Bluesky Bullet Points: June 23, 2024

This week features ten new releases, including Willie Nelson’s latest addition to an extraordinary run of albums.


Lauren Watkins

The Heartbroken Record

The strongest mainstream debut since Ashley McBryde’s. That Watkins clears a low bar is not to damn with faint praise: She has the goods as a songwriter with a thoroughly modern POV but a mind for genre traditions… and a raspy voice that’s actually on key.


George Ducas

Long Way From Home

90s star-who-should’ve-been continues a winning resurgence with his most consistent album to date. He’s in particularly strong voice and leans hard into his Bakersfield influences on a record that impresses for how lean the production and songwriting both are.


Various Artists

Petty Country: A Country Music Celebration of Tom Petty

That thing when you know the right notes (unless you’re Hilary Scott or Thomas Rhett…) but cannot hear the music. A few standouts here (Jamey Johnson, Rhiannon Giddens, Dolly Parton), but too many artists getting run the whole way over on covers that miss the vibe, spirit of Petty’s best.



Luke Combs

Fathers & Sons

His ongoing maturation has been one of the country mainstream’s most positive influences over the last three years. He’s dubbed this a side-project, but it’s the most consistently empathetic and thoughtful– and most consistent, full stop– album he’s released yet.

Lonesome River Band

The Winning Hand

Venerable Bluegrass outfit continues to stand out by focusing on the heft of their arrangements, which incorporate country and blues elements to great effect, over fast-picking wizardry. Some clever songs make this a standout set in a strong year for Bluegrass.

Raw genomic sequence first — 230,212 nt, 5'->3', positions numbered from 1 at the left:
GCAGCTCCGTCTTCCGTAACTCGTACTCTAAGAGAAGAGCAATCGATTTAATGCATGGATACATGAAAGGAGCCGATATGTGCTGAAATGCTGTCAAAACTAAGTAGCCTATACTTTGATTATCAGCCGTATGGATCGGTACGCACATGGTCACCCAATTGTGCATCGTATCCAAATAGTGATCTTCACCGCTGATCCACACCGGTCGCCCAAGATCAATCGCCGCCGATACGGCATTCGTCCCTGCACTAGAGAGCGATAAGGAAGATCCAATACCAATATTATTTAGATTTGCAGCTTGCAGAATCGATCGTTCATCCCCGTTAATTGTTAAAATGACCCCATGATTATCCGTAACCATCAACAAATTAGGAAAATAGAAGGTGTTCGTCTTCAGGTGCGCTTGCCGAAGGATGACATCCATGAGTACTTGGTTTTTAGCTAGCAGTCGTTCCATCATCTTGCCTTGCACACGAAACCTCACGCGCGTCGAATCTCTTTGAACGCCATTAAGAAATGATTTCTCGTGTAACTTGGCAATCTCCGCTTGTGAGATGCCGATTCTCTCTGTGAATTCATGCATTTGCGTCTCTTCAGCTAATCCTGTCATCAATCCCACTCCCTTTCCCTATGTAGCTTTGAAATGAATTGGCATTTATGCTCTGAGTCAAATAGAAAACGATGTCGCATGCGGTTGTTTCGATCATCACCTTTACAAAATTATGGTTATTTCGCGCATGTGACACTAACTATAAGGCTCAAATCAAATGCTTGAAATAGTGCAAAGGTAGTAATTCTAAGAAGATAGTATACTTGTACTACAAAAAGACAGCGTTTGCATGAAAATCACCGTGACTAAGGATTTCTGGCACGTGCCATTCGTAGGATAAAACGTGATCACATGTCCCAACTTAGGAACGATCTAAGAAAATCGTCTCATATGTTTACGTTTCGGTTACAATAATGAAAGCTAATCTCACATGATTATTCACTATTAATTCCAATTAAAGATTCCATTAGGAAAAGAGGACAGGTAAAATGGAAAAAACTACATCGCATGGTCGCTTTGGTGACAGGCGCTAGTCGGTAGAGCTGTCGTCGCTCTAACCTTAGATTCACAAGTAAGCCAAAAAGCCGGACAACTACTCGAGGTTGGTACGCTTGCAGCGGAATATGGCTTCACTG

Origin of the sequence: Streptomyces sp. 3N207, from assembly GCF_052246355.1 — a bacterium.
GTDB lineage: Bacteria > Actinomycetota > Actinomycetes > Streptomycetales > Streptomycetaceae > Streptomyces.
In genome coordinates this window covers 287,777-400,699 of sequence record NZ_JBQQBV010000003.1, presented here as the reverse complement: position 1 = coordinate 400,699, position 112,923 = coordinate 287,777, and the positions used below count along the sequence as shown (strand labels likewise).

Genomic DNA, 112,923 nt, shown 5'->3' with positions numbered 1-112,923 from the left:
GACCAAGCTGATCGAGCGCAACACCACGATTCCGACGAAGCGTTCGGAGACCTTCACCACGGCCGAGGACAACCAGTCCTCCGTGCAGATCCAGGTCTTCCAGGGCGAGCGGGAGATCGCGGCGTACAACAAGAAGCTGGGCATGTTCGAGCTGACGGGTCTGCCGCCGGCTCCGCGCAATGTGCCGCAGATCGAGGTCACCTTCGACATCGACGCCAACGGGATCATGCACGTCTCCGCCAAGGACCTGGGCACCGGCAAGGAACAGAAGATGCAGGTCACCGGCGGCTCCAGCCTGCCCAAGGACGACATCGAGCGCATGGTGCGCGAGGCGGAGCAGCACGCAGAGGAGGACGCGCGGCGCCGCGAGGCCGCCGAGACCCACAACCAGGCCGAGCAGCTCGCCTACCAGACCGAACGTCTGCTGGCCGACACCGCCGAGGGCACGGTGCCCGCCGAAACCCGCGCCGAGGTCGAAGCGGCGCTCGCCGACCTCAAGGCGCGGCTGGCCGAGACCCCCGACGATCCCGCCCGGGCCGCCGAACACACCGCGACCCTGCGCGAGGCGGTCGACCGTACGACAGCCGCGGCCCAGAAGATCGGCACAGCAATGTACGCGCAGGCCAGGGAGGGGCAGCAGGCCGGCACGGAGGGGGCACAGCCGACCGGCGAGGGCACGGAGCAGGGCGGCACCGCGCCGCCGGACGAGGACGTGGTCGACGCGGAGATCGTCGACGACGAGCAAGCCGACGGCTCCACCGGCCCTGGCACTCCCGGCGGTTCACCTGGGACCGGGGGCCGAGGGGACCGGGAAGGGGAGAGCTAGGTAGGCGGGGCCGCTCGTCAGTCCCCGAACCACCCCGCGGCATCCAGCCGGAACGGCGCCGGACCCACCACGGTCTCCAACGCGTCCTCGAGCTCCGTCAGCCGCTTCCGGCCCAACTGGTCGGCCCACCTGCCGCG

Madeline Hawthorne

Tales From Late Nights & Long Drives

Some of these tales are more compelling and distinctive than others, but the ones that hit are really top-notch. Hawthorne has a terrific voice, too: There’s a bit of Lacy J Dalton in there that’s perfectly suited to her POV as a songwriter.


Blanco Brown

Cedar Walls & Whiskey [EP]

Points for consistency, I suppose: This is indistinguishable in form and content from the EP he released just weeks ago. He continues to coast on force of personality and general goodwill moreso than the quality of his actual songs, which are merely serviceable.


Monsters of Folk

Monsters of Folk (Deluxe Edition)

An album I loved at the time, which tracks, but which I find intermittently insufferable now, which also tracks. “Ahead of the Curve” is still the standout on this and just a great song, period. None of the new tracks improve the overall album.


Norman North

To Be Honest

Fewer country signifiers here than he usually offers, which is fine, but the caliber of the songwriting isn’t up to his usual standards, which is unfortunate. A better version of the recent Sam Hunt EP in this specific lane, sure, but North typically clears higher bars.


Willie Nelson

The Border

He’s been so prolific– and so inconsistent– for so long that it’s perhaps easy to miss that he’s been on [SELECT ONE: one of / the] longest sustained run(s) of extraordinary records of his career, and that continues here. A mood piece given depth by his aged voice.


  1. Willie just might be another Dick Clark–a man who never seems to age (although we know that even he has suffered from the ravages of time, too).

    One typo about the Lonesome River Band–you accidentally called them the Little River Band. It’d be wise not to confuse the Lonesome River Band with the Australian pop-rock band that had hits such as “Reminiscing”, “Lady”, and “Cool Change” during the 70’s and early 80’s.

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